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adscam
Anonymous
Posted: Friday, August 12, 2011

Posted: 10/16/2005 11:35:49 AM

By: panamerica

For months, Justice John Gomery's commission of inquiry into the Adscam sponsorship scandal heard how government officials doctored contracts, shredded files and otherwise tried to obliterate evidence of the worst federal fiscal fiasco in decades.

At the same time in another hearing room, federal lawyers at the Maher Arar inquiry wasted no end of time and money fighting the release of government information already made public.

Just this past week, we learned the Indian Affairs department recently issued a consulting contract that specifically required that there be no paper trail left behind.

Read and destroy

Everywhere in government, even at the highest levels of the bureaucracy, important emails are routinely tagged with the code letters "RAD" -- read and destroy.

As federal Information Commissioner John Reid has been warning for years, a creeping culture of secrecy in the federal ranks is subverting Canada's access-to-information laws, and threatening the foundations of open government.

The attack of the paper-shredders in the sponsorship scandal is certain to feature large in Gomery's first Adscam report, due to be released in just over two weeks from now. More importantly, how to permanently pull the plug on the shredders will figure prominently in Gomery's second and final report, due this winter.

Remember that the lid was blown off Adscam in the first place by an access-to-information request for three sponsorship contracts worth $1.6 million to produce three reports that didn't exist.

It is also worth remembering that the feds refused to release that information for over two years.

Lucky for Gomery, the information commissioner has already written a powerful prescription to help cure what ails our access laws. Reid and his officials have not only produced recommendations to strengthen the existing rules, they have actually written all-new legislation.

"The purpose of the act is to make government institutions fully accountable to the public," Reid's proposed bill begins, "and to make records under the control of these institutions fully accessible to the public." Period.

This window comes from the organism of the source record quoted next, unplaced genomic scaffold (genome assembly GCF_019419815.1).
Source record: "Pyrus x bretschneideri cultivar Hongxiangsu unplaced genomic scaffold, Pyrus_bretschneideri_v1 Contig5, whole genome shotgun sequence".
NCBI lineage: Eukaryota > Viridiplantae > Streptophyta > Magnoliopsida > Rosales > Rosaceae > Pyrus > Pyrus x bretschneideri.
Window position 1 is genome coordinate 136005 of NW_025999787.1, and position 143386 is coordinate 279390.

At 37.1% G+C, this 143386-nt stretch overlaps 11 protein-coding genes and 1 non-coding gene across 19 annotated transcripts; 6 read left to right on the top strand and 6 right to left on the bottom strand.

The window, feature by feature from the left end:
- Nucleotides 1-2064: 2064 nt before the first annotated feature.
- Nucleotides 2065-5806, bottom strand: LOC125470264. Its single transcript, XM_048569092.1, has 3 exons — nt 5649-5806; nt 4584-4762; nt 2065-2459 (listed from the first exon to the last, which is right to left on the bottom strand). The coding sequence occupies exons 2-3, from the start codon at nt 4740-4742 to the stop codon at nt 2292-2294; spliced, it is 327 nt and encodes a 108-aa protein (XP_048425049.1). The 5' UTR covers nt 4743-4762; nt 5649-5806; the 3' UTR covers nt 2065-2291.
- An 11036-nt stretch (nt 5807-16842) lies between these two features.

Common sense

Most of Reid's suggested changes are common sense, and long overdue. He recommends that all Crown corporations, for instance, should fall under the access act.

No longer would Canada Post be its own fiefdom, free from prying eyes of taxpayers. Who knows? Maybe opening the books would do a big favour for the likes of Andre Ouellet, former Canada Post boss and longtime Liberal troughster, making them think twice about running up massive expense accounts that end up splashed across the pages of the Sun.

Even the billion-dollar CBC would be open to anyone with $5 to spend on an access request (we can hear the howling from here) --with exemptions to protect journalists' sources.

Reid also wants other federally-funded institutions opened, including all those "foundations" Paul Martin set up, which now administer an estimated $11 billion of public funds.

Most of all, Reid wants to eliminate the many excuses bureaucrats and their political masters use and abuse to deny public access to just about any information they want to hide.

Reid's new act calls for a simple test: "If the public interest in disclosure clearly outweighs in importance the need for secrecy ... there will be an obligation to disclose the record."

Would-be shredders

As for would-be shredders, forgers and fraudsters, the new legislation would make it an indictable offence to "destroy, mutilate or alter a record; falsify a record or make a false record; conceal a record; or direct propose, counsel or cause any person in any manner to do" any of the above.

There is a even a provision that would make it an offence not to generate proper records.

All that's missing, of course, is a Liberal government with the spine to pass Reid's bill into law.

But that's hardly a state secret.


Internal Administrator
Posted: Friday, August 12, 2011
Joined: 10/12/2010
Posts: 5780


Posted: 10/15/2005 2:24:14 PM

By: informer

Anyone out there have any information on adscam, the latest huge, Canadian political scandal?


Anonymous
Posted: Friday, August 12, 2011

Posted: 10/17/2005 3:17:44 PM

By: panamerica1

sure.


Anonymous
Posted: Friday, August 12, 2011

Posted: 10/17/2005 12:37:25 PM

By: informer

Can I email you privately....


Anonymous
Posted: Friday, August 12, 2011

Posted: 10/17/2005 10:48:20 AM

By: panamerica

You have many questions. Much in the way of answers will come as the Gomery Commission makes its findings known in the next while.


Anonymous
Posted: Friday, August 12, 2011

Posted: 10/16/2005 12:02:48 PM

By: informer

What you wrote is so interesting and eye-opening....I am very surprised. So, now, what happens to all of the guilty parties that committed these crimes, but were able to hide behind the veil of secrecy and silence. There have been enquiries for months, where grown men have cried on the witness stand. Others have either denied involvement or played dumb...can't rememeber, probably, seems to be a favorite word. Will there be any recourse against these thugs? Or will the new laws, that will undoubtedly be passed (perhaps not the the teeth that they should have, but it is a start!) apply to the ones who seem to be getting away? Does anyone care about their lifestyles now? Will there be indictments...or are all these abusers going to be able to keep their illgotten gains and live in foreign countries, without recourse....


 

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